Earlier this week, the Employment Security Department (ESD) reported that Washington’s unemployment rate has dropped half a percentage point since January. The 3,800 jobs added last month brings April’s rate down to 7 percent, the lowest point since December 2008, when it was 7.1 percent.
Scott Baily, an ESD economist said the state’s labor market is improving faster than the nation’s.
The sectors with the most job gains were:
- Retail trade, up 3,800
- Leisure and hospitality, up 1,600
- Professional and business services, up 1,500
- Other services, up 600
- Manufacturing, up 400
- Financial activities, up 300
So far, Washington has regained about 78 percent of the 205,000 jobs lost during the recession. For more information, get April’s employment report here.
Gov. Jay Inslee signs the Neighborhood Safe Streets Act (House Bill 1045) by Rep. Cindy Ryu (D-Shoreline).
Click here for a previous story explaining how the Neighborhood Safe Streets Act will save money and lives.
Sen. Kevin Ranker, D-Orcas Island, and Rep. Joe Fitzgibbon, D-Burien, expressed hope and enthusiasm after the first meeting of Gov. Jay Inslee’s Climate Legislative and Executive Workgroup yesterday.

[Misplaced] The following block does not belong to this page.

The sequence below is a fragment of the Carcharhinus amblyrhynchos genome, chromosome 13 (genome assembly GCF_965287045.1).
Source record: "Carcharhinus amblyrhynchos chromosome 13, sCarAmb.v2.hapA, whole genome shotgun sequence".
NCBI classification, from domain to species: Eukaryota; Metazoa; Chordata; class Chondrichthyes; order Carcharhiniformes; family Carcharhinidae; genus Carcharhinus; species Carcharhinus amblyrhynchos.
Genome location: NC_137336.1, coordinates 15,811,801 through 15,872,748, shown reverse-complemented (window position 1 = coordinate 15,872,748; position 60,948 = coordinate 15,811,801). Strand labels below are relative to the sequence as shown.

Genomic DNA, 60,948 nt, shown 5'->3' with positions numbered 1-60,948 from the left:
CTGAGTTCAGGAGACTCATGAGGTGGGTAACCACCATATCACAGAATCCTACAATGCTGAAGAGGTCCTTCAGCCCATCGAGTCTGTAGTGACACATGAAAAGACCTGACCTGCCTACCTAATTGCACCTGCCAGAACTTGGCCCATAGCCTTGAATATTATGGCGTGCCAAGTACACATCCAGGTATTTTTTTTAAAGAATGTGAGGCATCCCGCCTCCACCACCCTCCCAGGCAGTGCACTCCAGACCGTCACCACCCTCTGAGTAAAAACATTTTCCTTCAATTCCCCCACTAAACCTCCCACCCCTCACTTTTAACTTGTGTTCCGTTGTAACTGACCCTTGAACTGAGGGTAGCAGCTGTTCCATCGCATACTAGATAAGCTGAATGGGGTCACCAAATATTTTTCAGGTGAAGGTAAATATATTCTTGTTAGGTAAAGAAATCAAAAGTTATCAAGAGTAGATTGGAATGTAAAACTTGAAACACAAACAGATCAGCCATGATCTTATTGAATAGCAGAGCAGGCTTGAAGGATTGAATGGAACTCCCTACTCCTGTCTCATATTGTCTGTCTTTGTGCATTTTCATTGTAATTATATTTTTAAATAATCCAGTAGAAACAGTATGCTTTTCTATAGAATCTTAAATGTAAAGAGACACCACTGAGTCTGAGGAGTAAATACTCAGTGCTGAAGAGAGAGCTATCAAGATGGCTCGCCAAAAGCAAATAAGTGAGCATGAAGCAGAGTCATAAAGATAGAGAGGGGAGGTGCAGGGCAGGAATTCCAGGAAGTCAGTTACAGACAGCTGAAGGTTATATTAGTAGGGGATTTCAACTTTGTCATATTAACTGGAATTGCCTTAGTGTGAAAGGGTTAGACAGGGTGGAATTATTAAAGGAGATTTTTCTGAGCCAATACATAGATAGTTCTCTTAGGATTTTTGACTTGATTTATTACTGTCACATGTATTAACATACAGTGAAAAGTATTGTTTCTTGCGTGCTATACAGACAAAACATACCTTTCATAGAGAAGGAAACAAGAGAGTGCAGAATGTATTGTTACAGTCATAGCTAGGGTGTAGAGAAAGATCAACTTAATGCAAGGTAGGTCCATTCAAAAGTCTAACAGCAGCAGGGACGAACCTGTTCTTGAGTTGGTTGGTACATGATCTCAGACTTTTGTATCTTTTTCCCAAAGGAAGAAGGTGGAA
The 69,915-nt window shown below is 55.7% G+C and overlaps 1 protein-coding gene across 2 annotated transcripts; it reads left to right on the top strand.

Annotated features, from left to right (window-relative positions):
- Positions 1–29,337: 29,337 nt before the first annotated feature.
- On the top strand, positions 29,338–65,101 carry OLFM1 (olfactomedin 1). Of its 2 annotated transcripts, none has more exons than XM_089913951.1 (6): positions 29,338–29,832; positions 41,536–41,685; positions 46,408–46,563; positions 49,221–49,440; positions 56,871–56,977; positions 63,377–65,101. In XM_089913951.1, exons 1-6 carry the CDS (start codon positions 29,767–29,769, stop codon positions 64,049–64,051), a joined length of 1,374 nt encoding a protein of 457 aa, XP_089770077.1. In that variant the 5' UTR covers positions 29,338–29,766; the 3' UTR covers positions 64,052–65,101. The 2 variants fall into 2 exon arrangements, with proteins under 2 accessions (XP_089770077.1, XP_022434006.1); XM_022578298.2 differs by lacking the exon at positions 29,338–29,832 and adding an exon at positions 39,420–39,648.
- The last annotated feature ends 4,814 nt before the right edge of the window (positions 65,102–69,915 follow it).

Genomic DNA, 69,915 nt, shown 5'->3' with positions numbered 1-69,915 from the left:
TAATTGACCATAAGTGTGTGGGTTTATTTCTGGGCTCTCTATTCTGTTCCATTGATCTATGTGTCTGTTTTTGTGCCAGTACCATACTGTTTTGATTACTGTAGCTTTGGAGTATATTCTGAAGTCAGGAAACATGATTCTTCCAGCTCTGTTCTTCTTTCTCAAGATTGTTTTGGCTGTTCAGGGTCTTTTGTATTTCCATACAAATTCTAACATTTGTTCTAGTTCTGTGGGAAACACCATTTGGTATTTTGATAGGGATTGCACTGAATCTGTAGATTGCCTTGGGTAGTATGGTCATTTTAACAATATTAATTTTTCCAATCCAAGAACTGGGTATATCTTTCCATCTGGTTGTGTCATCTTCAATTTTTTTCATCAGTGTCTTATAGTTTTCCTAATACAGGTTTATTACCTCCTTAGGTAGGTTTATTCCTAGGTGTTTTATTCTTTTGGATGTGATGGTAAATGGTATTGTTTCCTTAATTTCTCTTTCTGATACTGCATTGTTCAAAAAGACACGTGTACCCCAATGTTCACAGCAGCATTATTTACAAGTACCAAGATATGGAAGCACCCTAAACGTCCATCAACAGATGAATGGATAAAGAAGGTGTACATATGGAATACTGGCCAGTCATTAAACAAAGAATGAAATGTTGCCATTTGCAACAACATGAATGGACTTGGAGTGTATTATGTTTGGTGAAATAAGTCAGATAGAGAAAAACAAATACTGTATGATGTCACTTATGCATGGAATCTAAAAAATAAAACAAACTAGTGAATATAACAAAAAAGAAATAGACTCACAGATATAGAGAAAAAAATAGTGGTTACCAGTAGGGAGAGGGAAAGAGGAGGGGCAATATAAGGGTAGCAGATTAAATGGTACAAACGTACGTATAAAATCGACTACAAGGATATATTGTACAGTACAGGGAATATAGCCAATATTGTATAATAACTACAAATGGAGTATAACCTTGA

“This is the start of something really exciting,” said Ranker, who joins Rep. Fitzgibbon, Sen. Doug Ericksen, R-Bellingham, Rep. Shelly Short, R-Addy and Gov. Inslee as the five members of the workgroup. “When lawmakers created our workgroup this past session, we were essentially saying as a Legislature that we’ve moved beyond questioning whether climate change poses a real problem. The debate is no longer about if we should take action, it’s how we take action. Inaction is not an option, and this workgroup will play a key role in making recommendations for how we take action responsibly, meaningfully and effectively as a state,” Ranker said. Continue reading
Flanked by students, teachers and high-tech execs at Rainier Beach High School in Seattle, Gov. Inslee signed a bill by Rep. Drew Hansen this week that boosts computer-science education in Washington state to prepare ambitious teens for the 21st-century economy.
“This bill will help students train for high-paying jobs in the technology industry and start addressing our state’s computer programmer shortage,” Hansen said.
House bill 1472 calls for school boards to approve an Advanced Placement (AP) computer-science course as equivalent to a math or science course, including for purposes of meeting math or science graduation requirements for high school, rather than as an elective. States that have treated AP computer science as a math or science course rather than an elective have seen more students enroll in AP computer science.
The signing drew representatives from Microsoft and code.org, a nonprofit group that promotes computer-science education.
Gov. Inslee posted a news release about the event on his Web site.